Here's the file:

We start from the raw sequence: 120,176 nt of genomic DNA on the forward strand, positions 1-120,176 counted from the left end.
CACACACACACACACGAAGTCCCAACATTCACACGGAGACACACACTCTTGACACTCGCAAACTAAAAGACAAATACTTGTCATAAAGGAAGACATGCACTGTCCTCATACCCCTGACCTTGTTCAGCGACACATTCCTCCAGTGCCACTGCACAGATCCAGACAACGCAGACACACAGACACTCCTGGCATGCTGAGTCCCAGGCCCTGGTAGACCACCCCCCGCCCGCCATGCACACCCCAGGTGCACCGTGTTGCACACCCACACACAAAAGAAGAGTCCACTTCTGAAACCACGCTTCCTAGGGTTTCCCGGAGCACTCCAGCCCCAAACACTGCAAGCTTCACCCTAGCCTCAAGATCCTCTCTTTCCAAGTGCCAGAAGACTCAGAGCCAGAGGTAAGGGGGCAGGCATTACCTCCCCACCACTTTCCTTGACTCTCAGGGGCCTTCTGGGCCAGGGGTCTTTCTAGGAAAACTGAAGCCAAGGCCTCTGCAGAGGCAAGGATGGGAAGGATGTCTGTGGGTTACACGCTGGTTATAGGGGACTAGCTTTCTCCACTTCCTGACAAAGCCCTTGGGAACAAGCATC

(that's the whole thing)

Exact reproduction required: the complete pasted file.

We start from the raw sequence: 120,176 nt of genomic DNA on the forward strand, positions 1-120,176 counted from the left end.
CACACACACACACACGAAGTCCCAACATTCACACGGAGACACACACTCTTGACACTCGCAAACTAAAAGACAAATACTTGTCATAAAGGAAGACATGCACTGTCCTCATACCCCTGACCTTGTTCAGCGACACATTCCTCCAGTGCCACTGCACAGATCCAGACAACGCAGACACACAGACACTCCTGGCATGCTGAGTCCCAGGCCCTGGTAGACCACCCCCCGCCCGCCATGCACACCCCAGGTGCACCGTGTTGCACACCCACACACAAAAGAAGAGTCCACTTCTGAAACCACGCTTCCTAGGGTTTCCCGGAGCACTCCAGCCCCAAACACTGCAAGCTTCACCCTAGCCTCAAGATCCTCTCTTTCCAAGTGCCAGAAGACTCAGAGCCAGAGGTAAGGGGGCAGGCATTACCTCCCCACCACTTTCCTTGACTCTCAGGGGCCTTCTGGGCCAGGGGTCTTTCTAGGAAAACTGAAGCCAAGGCCTCTGCAGAGGCAAGGATGGGAAGGATGTCTGTGGGTTACACGCTGGTTATAGGGGACTAGCTTTCTCCACTTCCTGACAAAGCCCTTGGGAACAAGCATC